masses - the vast majority of people in a given population; the common people.

massive retaliation - part of the concept of deterrence during the Cold War. The policy of massive retaliation meant that any nuclear attack on the U.S. would be met by an overwhelming nuclear response. The belief was that knowledge of this policy would deter the Soviet Union from launching a first strike.

materialism - putting the highest value on the acquisition of wealth and consumer goods rather than in developing a spiritual or moral life. In philosophy, materialism is the doctrine that describes matter as the only reality-even mind and feelings can be explained in terms of matter.

matriarchy - a society that is dominated by women, the opposite of patriarchy. Also refers to a society or tribe where inheritance is passed down through the female line.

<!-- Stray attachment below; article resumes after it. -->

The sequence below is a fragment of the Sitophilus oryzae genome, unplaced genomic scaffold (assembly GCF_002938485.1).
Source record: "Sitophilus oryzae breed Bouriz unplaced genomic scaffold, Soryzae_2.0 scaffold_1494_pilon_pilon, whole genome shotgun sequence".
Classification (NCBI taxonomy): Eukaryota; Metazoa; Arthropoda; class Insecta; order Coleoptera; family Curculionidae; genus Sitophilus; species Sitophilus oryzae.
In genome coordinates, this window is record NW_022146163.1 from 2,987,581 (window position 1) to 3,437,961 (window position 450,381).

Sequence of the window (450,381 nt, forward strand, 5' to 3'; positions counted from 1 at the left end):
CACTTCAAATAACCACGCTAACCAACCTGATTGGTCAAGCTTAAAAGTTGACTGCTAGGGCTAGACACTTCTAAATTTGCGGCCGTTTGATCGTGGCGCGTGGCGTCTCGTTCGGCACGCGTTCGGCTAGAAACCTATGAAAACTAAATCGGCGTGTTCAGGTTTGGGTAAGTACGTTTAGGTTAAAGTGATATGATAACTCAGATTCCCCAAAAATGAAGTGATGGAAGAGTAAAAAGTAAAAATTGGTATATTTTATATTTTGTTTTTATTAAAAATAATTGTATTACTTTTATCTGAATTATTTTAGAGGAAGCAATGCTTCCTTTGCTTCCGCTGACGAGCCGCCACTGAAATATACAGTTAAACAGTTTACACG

mayhem - in law, the offense of deliberately maiming a person.

McCarthyism - to accuse a person, or a number of persons, of subversive activities by the use of smears and half-truths, and without any supporting evidence. The term alludes to Senator Joseph McCarthy (1908-56) who claimed in 1950 that he had the names of 57 "card-carrying" commmunists in the State Department. He produced no evidence, but continued his witch hunt against alleged communists for several years, using it as a means of attacking leading Democrats and intellectuals. McCarthy was censured by the Senate in 1954, but not before his demogogery had sent a wave of fear, known as the "red scare," through American society.